Dar’yana Dyson, 15, was taken to John Hopkins Hospital in Maryland on May 11, suffering from fever, stomach upset and loss of appetite.
Despite an initially negative test for Covid-19, the tragic teenager was later tested positive for antibodies and put on a ventilator before dying on Saturday.
It comes as authorities warned doctors to be alert for cases of the life-threatening inflammatory syndrome associated with COVID-19 in children, which is said to be similar to Kawasaki.
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Dar’yana’s mother, Kandace Knight, told WBAL-TV: “It happened so quickly. I never thought that taking my daughter to the hospital for a stomach pain that I would not get out of there with her. “
Knight said her daughter quickly developed a rash while in the hospital “running through her whole body … and just disappeared.”
“She was so beautiful, she was too good for this world,” added Dar’yana’s mom.
Baltimore County officials yesterday confirmed that the teenager’s death was linked to the new strain of coronavirus and that she suffered from multisystem inflammatory disease syndrome in children (MIS-C), reports WMZ.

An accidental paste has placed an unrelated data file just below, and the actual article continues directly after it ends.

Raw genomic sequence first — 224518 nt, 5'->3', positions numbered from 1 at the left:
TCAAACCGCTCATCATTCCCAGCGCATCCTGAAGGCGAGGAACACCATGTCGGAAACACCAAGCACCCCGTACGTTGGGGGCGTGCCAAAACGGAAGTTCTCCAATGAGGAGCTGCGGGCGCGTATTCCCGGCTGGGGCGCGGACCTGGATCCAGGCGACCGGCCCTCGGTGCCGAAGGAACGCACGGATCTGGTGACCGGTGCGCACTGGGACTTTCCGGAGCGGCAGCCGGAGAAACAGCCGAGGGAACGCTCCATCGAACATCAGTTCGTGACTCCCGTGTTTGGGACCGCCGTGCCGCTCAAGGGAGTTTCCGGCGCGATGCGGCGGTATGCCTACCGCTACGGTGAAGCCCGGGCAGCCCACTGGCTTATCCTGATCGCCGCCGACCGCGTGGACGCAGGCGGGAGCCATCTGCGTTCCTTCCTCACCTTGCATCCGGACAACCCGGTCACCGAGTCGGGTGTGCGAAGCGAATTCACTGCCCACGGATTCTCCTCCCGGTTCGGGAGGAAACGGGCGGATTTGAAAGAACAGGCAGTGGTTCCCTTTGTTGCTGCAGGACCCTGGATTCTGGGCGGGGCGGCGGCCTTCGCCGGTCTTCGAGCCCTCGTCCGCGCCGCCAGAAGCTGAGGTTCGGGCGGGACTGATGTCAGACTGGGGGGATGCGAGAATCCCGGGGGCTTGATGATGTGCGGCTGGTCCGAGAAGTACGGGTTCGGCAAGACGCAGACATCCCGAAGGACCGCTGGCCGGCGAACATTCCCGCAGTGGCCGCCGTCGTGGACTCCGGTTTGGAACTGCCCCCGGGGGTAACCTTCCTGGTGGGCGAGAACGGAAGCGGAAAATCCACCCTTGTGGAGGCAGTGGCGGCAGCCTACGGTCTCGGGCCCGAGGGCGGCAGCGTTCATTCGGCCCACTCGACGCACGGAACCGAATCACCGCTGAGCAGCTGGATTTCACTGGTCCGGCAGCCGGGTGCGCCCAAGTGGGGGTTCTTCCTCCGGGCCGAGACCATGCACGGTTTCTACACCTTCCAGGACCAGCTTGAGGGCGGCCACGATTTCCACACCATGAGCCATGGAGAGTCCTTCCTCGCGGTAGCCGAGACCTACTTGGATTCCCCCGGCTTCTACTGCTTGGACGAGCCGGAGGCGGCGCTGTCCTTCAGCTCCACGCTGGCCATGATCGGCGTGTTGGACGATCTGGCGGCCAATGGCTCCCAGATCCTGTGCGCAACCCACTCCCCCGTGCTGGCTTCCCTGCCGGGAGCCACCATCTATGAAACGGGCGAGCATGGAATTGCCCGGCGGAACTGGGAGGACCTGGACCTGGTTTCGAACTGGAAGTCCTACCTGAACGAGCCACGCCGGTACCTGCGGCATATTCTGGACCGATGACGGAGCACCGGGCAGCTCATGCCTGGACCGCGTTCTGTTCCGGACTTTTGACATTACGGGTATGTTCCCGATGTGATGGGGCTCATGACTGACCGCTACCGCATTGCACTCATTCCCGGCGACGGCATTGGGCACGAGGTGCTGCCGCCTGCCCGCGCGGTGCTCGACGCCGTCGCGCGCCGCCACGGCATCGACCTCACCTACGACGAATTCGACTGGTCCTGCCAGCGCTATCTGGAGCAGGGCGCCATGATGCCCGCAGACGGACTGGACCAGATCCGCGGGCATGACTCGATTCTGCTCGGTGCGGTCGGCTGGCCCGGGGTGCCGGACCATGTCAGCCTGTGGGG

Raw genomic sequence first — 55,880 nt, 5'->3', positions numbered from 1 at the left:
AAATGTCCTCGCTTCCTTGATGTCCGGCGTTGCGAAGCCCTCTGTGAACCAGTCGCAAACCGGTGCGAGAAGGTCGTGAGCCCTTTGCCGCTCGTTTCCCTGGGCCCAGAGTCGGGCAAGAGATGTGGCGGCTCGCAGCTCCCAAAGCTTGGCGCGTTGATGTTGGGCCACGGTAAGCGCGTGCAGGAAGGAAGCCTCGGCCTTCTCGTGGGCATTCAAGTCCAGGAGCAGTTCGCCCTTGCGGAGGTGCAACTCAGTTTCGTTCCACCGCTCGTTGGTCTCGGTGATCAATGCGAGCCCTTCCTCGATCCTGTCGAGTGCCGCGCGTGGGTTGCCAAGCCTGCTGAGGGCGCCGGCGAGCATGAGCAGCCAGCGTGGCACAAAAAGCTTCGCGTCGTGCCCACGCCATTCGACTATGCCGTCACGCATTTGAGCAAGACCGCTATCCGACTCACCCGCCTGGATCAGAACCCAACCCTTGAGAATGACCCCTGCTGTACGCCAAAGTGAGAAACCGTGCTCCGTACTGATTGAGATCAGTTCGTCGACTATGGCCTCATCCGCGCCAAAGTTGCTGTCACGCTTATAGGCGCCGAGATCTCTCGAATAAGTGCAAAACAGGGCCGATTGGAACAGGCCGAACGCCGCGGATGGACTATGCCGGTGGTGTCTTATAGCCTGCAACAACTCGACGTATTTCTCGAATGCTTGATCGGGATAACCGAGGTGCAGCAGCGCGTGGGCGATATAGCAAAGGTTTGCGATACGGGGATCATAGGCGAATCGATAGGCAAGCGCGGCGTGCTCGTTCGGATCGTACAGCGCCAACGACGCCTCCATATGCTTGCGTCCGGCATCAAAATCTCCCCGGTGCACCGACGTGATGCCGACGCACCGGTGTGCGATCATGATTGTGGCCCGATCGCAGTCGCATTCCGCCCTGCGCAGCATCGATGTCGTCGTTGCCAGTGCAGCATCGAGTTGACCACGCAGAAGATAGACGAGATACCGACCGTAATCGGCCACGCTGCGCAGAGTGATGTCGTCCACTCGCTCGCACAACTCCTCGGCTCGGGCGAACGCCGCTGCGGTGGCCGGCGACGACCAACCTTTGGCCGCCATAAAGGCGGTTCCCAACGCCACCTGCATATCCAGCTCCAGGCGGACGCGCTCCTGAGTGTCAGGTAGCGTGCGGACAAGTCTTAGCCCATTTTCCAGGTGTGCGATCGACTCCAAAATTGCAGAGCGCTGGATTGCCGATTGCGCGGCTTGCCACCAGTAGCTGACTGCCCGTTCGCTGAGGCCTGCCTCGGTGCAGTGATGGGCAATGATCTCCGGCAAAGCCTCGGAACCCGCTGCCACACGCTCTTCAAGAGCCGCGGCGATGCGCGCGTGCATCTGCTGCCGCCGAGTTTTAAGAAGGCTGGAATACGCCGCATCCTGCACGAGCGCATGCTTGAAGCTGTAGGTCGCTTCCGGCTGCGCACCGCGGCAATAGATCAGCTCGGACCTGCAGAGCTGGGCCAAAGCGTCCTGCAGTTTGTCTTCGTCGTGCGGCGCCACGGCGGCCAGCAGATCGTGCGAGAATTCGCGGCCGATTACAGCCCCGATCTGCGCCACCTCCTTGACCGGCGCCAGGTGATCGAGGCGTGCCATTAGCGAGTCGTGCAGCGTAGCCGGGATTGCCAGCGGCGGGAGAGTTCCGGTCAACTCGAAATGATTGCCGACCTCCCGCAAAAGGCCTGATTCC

The United States Centers for Disease Control and Prevention (CDC) recently linked MIS-C to Covid-19, with cases from Washington, New York and other states.
In a statement, Baltimore County Director Johnny Olszewski said, “This is a stark reminder that this virus spares no one, and that we must all remain vigilant in our efforts to stay at home, socially at distance, and limit the spread of this deadly disease. ”
“The COVID-19 pandemic is real, it is here and it is deadly,” said Dr. Gregory W. Branch, Baltimore County health official.
“Our most vulnerable children and residents need us all to do our part to protect them from this relentless adversary.”
Meanwhile, a British mother spoke of her anxiety after her five-month-old daughter developed a rare inflammatory disease linked to the virus.
Leia Godwin has been forced to spend the past three weeks in hospital after doctors diagnosed her with a disease similar to Kawasaki disease.
Health professionals warned in April that this could be a possible reaction of children to the coronavirus, with young people under the age of five being particularly vulnerable.
The disease can be caused by a coronavirus but experts are not sure because the reaction seems to be very rare.
Children have presented to hospitals in the UK with symptoms of a hyper-inflammatory condition and investigations are underway to find out more about the rare disease.